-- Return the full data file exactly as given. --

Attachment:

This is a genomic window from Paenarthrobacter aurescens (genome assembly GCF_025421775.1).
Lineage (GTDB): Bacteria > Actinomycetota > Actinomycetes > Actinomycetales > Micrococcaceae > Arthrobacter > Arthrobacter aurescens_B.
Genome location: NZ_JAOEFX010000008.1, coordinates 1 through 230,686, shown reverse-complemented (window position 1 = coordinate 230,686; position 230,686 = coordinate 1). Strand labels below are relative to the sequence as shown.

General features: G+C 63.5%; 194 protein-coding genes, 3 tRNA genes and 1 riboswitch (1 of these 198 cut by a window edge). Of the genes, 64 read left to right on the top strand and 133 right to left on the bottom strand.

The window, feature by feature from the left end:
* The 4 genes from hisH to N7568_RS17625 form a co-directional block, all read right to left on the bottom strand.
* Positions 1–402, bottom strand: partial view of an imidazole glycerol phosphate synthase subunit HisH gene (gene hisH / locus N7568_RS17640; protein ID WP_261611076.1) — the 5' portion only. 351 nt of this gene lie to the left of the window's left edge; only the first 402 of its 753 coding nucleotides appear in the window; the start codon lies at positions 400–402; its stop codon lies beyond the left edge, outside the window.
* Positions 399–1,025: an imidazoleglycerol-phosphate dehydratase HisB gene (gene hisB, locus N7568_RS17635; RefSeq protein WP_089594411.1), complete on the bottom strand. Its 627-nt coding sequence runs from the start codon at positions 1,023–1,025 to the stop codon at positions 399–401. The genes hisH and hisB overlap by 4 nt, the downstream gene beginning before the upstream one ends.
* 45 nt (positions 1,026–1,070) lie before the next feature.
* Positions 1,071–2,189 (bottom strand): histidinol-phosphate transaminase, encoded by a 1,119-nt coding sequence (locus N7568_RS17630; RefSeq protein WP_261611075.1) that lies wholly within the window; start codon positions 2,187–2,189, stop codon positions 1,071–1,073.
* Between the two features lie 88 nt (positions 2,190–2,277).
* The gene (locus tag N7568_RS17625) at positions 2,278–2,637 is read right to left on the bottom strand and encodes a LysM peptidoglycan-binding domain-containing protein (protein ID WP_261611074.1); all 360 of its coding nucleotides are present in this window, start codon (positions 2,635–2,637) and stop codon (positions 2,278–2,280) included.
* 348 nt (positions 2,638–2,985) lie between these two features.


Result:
This is a genomic window from Paenarthrobacter aurescens (genome assembly GCF_025421775.1).
Lineage (GTDB): Bacteria > Actinomycetota > Actinomycetes > Actinomycetales > Micrococcaceae > Arthrobacter > Arthrobacter aurescens_B.
Genome location: NZ_JAOEFX010000008.1, coordinates 1 through 230,686, shown reverse-complemented (window position 1 = coordinate 230,686; position 230,686 = coordinate 1). Strand labels below are relative to the sequence as shown.

General features: G+C 63.5%; 194 protein-coding genes, 3 tRNA genes and 1 riboswitch (1 of these 198 cut by a window edge). Of the genes, 64 read left to right on the top strand and 133 right to left on the bottom strand.

The window, feature by feature from the left end:
* The 4 genes from hisH to N7568_RS17625 form a co-directional block, all read right to left on the bottom strand.
* Positions 1–402, bottom strand: partial view of an imidazole glycerol phosphate synthase subunit HisH gene (gene hisH / locus N7568_RS17640; protein ID WP_261611076.1) — the 5' portion only. 351 nt of this gene lie to the left of the window's left edge; only the first 402 of its 753 coding nucleotides appear in the window; the start codon lies at positions 400–402; its stop codon lies beyond the left edge, outside the window.
* Positions 399–1,025: an imidazoleglycerol-phosphate dehydratase HisB gene (gene hisB, locus N7568_RS17635; RefSeq protein WP_089594411.1), complete on the bottom strand. Its 627-nt coding sequence runs from the start codon at positions 1,023–1,025 to the stop codon at positions 399–401. The genes hisH and hisB overlap by 4 nt, the downstream gene beginning before the upstream one ends.
* 45 nt (positions 1,026–1,070) lie before the next feature.
* Positions 1,071–2,189 (bottom strand): histidinol-phosphate transaminase, encoded by a 1,119-nt coding sequence (locus N7568_RS17630; RefSeq protein WP_261611075.1) that lies wholly within the window; start codon positions 2,187–2,189, stop codon positions 1,071–1,073.
* Between the two features lie 88 nt (positions 2,190–2,277).
* The gene (locus tag N7568_RS17625) at positions 2,278–2,637 is read right to left on the bottom strand and encodes a LysM peptidoglycan-binding domain-containing protein (protein ID WP_261611074.1); all 360 of its coding nucleotides are present in this window, start codon (positions 2,635–2,637) and stop codon (positions 2,278–2,280) included.
* 348 nt (positions 2,638–2,985) lie between these two features.